Microsoft Word

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In case your lecturer insists you provide a Microsoft Word document instead of a PDF, just export your document to Word by choosing File › Save as and then selecting File type › Microsoft Word 97/2000/XP.

If on the other hand you have just imported a Word document full of manual formatting without consistent use of styles you will need to ‘clean’ the text. There are two ways to go about it:

  1. The more radical but very simple solution is to
I ) mark the whole text with Ctrl + a,
II ) turn the marked text into Text body with Ctrl + 0
III) remove all manual formatting from marked text with Ctrl + m
IV ) format your text from scratch using styles.
  1. The more gentle solution is to delete or replace existing styles with others. For that just go to Edit › Find & Replace › More Options and tick Styles. So you would use this method to replace all occurrences of the Default style with the style Text Body. This way of going about things is especially useful for very long texts with lots of very useful styles and only a few useless ones you want to get rid of or overwrite. In the list of Page styles you should also delete all Convert and MP styles – these are namely remnants from Word.
Documentation note.png I strongly recommend not using Microsoft Word. We all know how popular MS Word is, almost everybody has it though not necessarily legally. Some people will argue, “Well, you must use it, because it’s the ‘standard’.” Or they might say: “Well, you know, later on in your future work place you will probably have to use it, so you might as well get used to it.” In reality Word shows little respect for typographical standards. To take just one example: Word positions the page header not in relation to the text but instead inside the upper margin and relat - ive to the upper edge of the page. So the wider the margins get the greater the distance between the header and the actual text becomes. This means you have to adjust the distance between header and upper edge of page separately in order to move it closer down to the actual text (and vice-versa if you again change your mind) – see illustration 36. OpenOffice follows the general rule of subtracting the necessary space for the header from the space reserved for the text leaving the upper margin untouched. Same goes of course for page foot - ers. Besides, MS Word menus are extremely unstructured making it very difficult to find things. Instead you are offered a whole palette of pretty buttons you can press, with such noncommittal names as “intensive quote” which are anything but standard concepts in typography – see illustration 37. Also the “.doc” format is not an open standard but proprietary of Microsoft.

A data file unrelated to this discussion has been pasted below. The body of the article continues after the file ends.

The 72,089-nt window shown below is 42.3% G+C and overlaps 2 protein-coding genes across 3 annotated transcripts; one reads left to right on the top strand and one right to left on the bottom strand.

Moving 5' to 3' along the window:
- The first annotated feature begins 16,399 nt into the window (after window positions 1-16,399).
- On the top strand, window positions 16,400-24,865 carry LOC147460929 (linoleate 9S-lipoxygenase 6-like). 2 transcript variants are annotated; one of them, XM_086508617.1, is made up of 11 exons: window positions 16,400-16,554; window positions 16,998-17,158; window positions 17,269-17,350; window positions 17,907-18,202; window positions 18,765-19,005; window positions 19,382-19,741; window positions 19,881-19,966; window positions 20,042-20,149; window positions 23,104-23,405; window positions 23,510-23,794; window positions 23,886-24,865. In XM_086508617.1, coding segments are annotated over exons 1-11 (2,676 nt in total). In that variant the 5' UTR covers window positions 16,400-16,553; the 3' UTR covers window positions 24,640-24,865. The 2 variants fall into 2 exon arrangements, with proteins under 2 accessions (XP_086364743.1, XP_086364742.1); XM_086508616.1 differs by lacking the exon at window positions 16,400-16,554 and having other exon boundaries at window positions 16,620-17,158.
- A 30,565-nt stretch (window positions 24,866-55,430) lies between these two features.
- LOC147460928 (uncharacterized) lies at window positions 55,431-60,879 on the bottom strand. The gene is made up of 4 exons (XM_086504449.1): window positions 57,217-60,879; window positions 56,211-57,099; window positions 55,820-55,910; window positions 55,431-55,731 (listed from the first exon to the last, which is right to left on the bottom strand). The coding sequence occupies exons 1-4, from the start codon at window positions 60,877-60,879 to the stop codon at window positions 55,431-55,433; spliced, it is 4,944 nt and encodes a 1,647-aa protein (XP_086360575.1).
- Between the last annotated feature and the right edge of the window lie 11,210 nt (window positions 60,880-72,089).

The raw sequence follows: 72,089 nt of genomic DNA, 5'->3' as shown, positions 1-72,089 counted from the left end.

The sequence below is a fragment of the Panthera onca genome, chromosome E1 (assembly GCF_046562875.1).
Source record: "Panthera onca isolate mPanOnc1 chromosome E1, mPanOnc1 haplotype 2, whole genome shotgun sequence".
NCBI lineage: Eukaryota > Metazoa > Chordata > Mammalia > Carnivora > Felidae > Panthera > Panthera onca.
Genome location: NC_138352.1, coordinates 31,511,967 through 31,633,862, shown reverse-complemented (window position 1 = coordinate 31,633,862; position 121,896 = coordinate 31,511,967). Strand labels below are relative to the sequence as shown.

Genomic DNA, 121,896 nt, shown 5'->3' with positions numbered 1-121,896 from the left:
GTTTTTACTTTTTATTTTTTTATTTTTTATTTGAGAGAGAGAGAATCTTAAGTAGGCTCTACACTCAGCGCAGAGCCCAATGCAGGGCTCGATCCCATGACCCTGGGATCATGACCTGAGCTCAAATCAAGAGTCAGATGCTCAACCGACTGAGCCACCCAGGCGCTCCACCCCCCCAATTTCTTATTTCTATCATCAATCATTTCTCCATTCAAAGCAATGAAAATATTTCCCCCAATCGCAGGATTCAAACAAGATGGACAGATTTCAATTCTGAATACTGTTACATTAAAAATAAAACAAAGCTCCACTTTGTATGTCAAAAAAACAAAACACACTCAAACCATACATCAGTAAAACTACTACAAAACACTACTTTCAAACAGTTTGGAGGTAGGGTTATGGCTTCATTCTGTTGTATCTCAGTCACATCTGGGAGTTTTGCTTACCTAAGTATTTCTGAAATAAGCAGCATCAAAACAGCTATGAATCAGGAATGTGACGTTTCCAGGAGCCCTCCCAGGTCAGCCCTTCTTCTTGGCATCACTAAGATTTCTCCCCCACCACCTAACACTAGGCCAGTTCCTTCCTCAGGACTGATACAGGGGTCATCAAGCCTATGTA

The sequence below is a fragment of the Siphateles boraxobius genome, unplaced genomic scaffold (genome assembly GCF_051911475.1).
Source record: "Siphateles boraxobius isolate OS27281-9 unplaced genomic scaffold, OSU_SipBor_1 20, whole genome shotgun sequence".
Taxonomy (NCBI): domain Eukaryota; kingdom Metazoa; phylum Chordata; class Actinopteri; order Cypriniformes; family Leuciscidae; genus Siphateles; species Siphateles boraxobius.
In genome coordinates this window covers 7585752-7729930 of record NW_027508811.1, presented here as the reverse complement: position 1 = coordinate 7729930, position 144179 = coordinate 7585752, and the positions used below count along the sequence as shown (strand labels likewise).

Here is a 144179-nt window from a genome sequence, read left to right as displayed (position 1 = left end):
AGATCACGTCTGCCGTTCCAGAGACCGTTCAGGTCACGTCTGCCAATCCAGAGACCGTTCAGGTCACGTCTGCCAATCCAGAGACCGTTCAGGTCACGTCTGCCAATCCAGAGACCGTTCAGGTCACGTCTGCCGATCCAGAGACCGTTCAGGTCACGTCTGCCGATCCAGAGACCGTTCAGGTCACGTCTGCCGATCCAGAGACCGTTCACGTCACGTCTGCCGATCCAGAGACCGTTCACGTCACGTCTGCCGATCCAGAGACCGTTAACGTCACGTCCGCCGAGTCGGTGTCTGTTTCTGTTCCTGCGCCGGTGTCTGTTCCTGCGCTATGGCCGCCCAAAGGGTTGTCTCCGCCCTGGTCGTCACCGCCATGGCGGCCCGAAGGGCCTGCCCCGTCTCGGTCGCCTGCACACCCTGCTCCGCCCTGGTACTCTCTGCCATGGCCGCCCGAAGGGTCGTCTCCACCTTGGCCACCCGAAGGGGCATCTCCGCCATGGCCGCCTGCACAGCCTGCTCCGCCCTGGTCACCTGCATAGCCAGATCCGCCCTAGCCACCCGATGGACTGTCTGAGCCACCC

Wfs may2014 017 marginsWord AOO.png

Illustration 36. As you can see the header in Word sticks to the upper page edge regardless of margin width and away from the main text to which it belongs; OpenOffice leaves margin free.

Wfs015-MS word.png

Illustration 37. Microsoft Word: Lots of buttons which change around “dynamically” depending on what you are doing (German version)

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